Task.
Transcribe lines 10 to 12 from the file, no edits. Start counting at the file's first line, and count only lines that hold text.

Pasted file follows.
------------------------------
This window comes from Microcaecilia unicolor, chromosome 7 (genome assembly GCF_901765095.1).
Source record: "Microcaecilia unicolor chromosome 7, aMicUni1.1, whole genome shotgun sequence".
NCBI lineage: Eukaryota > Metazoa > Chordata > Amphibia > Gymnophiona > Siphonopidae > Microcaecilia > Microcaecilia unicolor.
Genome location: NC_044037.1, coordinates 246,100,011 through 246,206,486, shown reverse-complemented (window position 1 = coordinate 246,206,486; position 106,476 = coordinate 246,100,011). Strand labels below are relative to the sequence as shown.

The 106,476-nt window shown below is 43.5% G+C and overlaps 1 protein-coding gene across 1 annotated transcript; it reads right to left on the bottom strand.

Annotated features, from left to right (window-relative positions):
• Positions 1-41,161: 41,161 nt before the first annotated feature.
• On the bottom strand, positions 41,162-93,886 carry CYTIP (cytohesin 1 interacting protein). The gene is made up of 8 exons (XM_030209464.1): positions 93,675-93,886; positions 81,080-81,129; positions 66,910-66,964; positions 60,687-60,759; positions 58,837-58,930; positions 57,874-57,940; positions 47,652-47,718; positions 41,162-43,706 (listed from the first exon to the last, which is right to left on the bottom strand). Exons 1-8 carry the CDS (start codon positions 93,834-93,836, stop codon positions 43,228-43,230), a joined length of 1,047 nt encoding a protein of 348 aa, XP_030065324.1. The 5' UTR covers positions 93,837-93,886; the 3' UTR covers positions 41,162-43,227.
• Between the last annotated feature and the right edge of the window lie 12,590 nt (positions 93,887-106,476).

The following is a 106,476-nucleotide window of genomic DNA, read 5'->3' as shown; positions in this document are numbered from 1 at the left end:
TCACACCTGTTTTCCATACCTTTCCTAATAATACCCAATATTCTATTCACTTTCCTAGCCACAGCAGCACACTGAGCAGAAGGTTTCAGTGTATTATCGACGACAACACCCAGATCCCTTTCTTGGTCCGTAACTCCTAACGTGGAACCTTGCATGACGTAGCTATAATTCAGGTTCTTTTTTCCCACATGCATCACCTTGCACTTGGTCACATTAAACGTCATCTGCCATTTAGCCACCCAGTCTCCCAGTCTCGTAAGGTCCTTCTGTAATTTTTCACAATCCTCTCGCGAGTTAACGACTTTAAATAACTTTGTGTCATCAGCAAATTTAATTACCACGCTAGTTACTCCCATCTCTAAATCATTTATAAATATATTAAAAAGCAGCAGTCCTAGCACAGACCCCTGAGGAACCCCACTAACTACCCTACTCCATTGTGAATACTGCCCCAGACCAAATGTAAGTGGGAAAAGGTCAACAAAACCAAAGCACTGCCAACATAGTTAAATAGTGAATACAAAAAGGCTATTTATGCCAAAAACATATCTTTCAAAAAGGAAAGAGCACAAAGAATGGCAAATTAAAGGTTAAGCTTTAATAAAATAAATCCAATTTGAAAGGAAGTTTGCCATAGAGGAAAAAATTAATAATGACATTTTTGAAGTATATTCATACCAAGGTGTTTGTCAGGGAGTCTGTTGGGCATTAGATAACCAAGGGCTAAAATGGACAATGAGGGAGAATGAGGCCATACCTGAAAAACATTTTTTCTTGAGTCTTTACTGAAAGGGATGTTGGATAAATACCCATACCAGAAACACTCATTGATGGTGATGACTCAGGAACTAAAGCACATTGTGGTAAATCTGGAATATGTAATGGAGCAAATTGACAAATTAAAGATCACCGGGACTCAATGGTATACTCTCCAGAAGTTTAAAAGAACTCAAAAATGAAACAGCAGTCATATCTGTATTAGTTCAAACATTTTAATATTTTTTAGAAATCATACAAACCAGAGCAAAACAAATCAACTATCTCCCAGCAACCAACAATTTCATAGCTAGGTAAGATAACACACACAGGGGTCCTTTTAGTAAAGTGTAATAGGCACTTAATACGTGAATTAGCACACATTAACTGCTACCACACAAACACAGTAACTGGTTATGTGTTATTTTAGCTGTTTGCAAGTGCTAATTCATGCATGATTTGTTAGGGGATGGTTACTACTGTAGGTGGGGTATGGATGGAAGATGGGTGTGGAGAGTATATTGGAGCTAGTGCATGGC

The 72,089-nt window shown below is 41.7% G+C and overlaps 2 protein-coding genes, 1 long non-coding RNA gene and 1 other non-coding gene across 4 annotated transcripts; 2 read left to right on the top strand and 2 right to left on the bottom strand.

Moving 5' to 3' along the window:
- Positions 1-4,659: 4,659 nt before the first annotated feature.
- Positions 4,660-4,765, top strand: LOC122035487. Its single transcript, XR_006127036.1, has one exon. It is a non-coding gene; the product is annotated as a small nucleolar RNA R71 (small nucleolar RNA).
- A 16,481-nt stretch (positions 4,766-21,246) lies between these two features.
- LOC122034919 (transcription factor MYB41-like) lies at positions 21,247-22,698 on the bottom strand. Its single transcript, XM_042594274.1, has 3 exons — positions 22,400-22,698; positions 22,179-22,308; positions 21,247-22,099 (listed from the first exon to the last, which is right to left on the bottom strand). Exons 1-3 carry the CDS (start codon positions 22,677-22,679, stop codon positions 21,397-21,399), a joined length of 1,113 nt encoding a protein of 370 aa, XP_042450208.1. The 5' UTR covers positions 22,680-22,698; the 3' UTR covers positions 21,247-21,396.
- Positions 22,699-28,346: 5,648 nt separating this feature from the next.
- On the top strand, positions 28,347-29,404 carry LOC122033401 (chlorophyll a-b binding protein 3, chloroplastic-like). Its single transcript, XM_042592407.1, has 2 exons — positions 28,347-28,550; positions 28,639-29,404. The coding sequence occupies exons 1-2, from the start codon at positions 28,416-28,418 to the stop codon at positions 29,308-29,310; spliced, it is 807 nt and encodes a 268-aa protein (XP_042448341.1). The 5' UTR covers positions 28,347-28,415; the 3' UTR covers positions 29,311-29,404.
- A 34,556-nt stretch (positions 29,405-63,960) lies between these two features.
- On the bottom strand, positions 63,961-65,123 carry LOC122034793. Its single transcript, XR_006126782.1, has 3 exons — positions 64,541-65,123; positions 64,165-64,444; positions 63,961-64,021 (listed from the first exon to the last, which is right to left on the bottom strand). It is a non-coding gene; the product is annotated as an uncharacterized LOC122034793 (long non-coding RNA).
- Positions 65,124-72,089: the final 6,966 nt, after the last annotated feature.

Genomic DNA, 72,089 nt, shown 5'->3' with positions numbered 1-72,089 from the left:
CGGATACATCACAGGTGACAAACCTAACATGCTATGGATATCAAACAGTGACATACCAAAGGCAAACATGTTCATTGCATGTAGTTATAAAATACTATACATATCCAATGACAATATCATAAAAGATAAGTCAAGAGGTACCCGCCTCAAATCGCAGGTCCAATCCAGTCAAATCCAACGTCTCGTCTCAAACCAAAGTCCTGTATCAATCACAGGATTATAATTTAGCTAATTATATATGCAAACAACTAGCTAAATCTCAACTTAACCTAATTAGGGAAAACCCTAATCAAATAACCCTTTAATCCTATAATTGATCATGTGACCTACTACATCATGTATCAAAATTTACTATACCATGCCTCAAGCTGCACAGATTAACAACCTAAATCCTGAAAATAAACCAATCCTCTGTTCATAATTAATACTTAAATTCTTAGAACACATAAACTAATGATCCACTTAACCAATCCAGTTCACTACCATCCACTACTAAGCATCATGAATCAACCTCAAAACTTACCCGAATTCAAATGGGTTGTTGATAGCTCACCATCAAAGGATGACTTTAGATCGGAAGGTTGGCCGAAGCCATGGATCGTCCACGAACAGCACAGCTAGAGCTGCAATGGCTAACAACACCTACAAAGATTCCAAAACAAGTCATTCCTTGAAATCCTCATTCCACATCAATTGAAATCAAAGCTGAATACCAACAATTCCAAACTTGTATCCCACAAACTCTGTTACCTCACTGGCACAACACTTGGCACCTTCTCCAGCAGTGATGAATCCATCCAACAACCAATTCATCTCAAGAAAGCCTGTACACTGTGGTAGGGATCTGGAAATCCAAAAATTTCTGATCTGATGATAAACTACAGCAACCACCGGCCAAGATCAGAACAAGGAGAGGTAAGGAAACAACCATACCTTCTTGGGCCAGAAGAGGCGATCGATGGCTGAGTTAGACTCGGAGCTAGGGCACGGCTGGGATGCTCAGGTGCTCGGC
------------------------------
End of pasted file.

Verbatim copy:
The following is a 106,476-nucleotide window of genomic DNA, read 5'->3' as shown; positions in this document are numbered from 1 at the left end:
TCACACCTGTTTTCCATACCTTTCCTAATAATACCCAATATTCTATTCACTTTCCTAGCCACAGCAGCACACTGAGCAGAAGGTTTCAGTGTATTATCGACGACAACACCCAGATCCCTTTCTTGGTCCGTAACTCCTAACGTGGAACCTTGCATGACGTAGCTATAATTCAGGTTCTTTTTTCCCACATGCATCACCTTGCACTTGGTCACATTAAACGTCATCTGCCATTTAGCCACCCAGTCTCCCAGTCTCGTAAGGTCCTTCTGTAATTTTTCACAATCCTCTCGCGAGTTAACGACTTTAAATAACTTTGTGTCATCAGCAAATTTAATTACCACGCTAGTTACTCCCATCTCTAAATCATTTATAAATATATTAAAAAGCAGCAGTCCTAGCACAGACCCCTGAGGAACCCCACTAACTACCCTACTCCATTGTGAATACTGCCCCAGACCAAATGTAAGTGGGAAAAGGTCAACAAAACCAAAGCACTGCCAACATAGTTAAATAGTGAATACAAAAAGGCTATTTATGCCAAAAACATATCTTTCAAAAAGGAAAGAGCACAAAGAATGGCAAATTAAAGGTTAAGCTTTAATAAAATAAATCCAATTTGAAAGGAAGTTTGCCATAGAGGAAAAAATTAATAATGACATTTTTGAAGTATATTCATACCAAGGTGTTTGTCAGGGAGTCTGTTGGGCATTAGATAACCAAGGGCTAAAATGGACAATGAGGGAGAATGAGGCCATACCTGAAAAACATTTTTTCTTGAGTCTTTACTGAAAGGGATGTTGGATAAATACCCATACCAGAAACACTCATTGATGGTGATGACTCAGGAACTAAAGCACATTGTGGTAAATCTGGAATATGTAATGGAGCAAATTGACAAATTAAAGATCACCGGGACTCAATGGTATACTCTCCAGAAGTTTAAAAGAACTCAAAAATGAAACAGCAGTCATATCTGTATTAGTTCAAACATTTTAATATTTTTTAGAAATCATACAAACCAGAGCAAAACAAATCAACTATCTCCCAGCAACCAACAATTTCATAGCTAGGTAAGATAACACACACAGGGGTCCTTTTAGTAAAGTGTAATAGGCACTTAATACGTGAATTAGCACACATTAACTGCTACCACACAAACACAGTAACTGGTTATGTGTTATTTTAGCTGTTTGCAAGTGCTAATTCATGCATGATTTGTTAGGGGATGGTTACTACTGTAGGTGGGGTATGGATGGAAGATGGGTGTGGAGAGTATATTGGAGCTAGTGCATGGC

The 72,089-nt window shown below is 41.7% G+C and overlaps 2 protein-coding genes, 1 long non-coding RNA gene and 1 other non-coding gene across 4 annotated transcripts; 2 read left to right on the top strand and 2 right to left on the bottom strand.